Are snails drunkards?

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An urban myth abounds that land snails are so strongly led by their sense of smell that when they scent beer, they risk their lives following its trail. In fact, a common way gardeners clear land snails from their gardens is with beer — “Snails love beer. Inexorably they are drawn to it. They sidle up to the pots of beer, get drunk, fall in and drown” (Phillips). This fatal olfactory attraction of snails’ has also been borne out academically. A 2008 experiment comparing the effectiveness of different bait traps on Achatina fulica ranked beer third out of five baits (Vanitha, Karuppuchamy, and Sivasubramanian, 2008). Furthermore, its also interesting to know that the brand of beer also makes a difference. “We once bought the cheapest beer we could and succeeded in catching exactly one slug with the six-pack. An entomologist at Colorado State University, Whitney Cranshaw, conducted a beer tasting for slugs in 1987, killing 4,000 of them in eight weeks in the name of scientific inquiry. Kingsbury Malt Beverage attracted the most, but Michelob and Budwieser fared well too.” (Klein and Wenner)

But its not actually the alcohol but the yeast present in the beer is what attracts the varmints. The alcohol just befuddles them and makes it harder for them climb out of the jar trap containing the beer. In fact, to probe this, my group had carried out an experiment using structures like Y Chamber which look something like this:-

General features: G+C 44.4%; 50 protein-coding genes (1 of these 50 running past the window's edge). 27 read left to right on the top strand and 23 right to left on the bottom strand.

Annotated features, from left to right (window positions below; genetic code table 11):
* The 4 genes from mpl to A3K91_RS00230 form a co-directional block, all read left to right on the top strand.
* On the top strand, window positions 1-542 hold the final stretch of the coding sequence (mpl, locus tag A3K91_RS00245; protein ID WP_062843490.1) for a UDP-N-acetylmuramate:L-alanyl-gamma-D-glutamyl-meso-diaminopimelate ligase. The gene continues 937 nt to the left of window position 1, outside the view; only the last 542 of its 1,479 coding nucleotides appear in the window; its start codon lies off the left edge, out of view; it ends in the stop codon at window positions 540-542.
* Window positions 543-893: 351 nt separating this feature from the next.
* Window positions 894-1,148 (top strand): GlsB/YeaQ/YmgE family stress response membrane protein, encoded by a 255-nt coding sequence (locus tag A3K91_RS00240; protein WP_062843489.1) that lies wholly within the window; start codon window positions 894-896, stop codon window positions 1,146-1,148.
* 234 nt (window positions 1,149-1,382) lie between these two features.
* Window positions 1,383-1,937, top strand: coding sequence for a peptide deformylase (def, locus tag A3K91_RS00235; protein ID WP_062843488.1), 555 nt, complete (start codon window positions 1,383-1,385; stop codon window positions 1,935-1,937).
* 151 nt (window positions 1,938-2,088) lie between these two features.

Y - Chamber

We identified the different components of beer, i.e. ethanol, water, yeast and sugar. Later, we introduced yeast in one arm of the Y chamber and water, ethanol and sugar in the other arm one at a time. What we observed was that the snails would always start moving towards the yeast and not be attracted at all by the contents of the other arm.

Thus, even though the urban myth proclaims that snails are drunkards and are attracted to beer, it should be known that snails really are harmless sober creatures with an innocuous attraction to yeast

Phillips, Sara. “Getting Rid of Snails.” G Magazine. G-Online, 4 Jul. 2008. Web. 12 Feb. 2010.

Vanitha K., Karuppuchamy P., and Sivasubramanian P. (2008). “Comparative effectiveness of bait traps against the giant African snail, Achatina fulica attacking vanilla.” Annals of Plant Protection Sciences, 16 (1), 221- 222.

Hilary Dole Klein and Adrian M. Wenner. “Environmentally healthy ways to trap and kill the pests in your house and garden”. University of California Press. Retrieved from Accessed on 1st April 2010.

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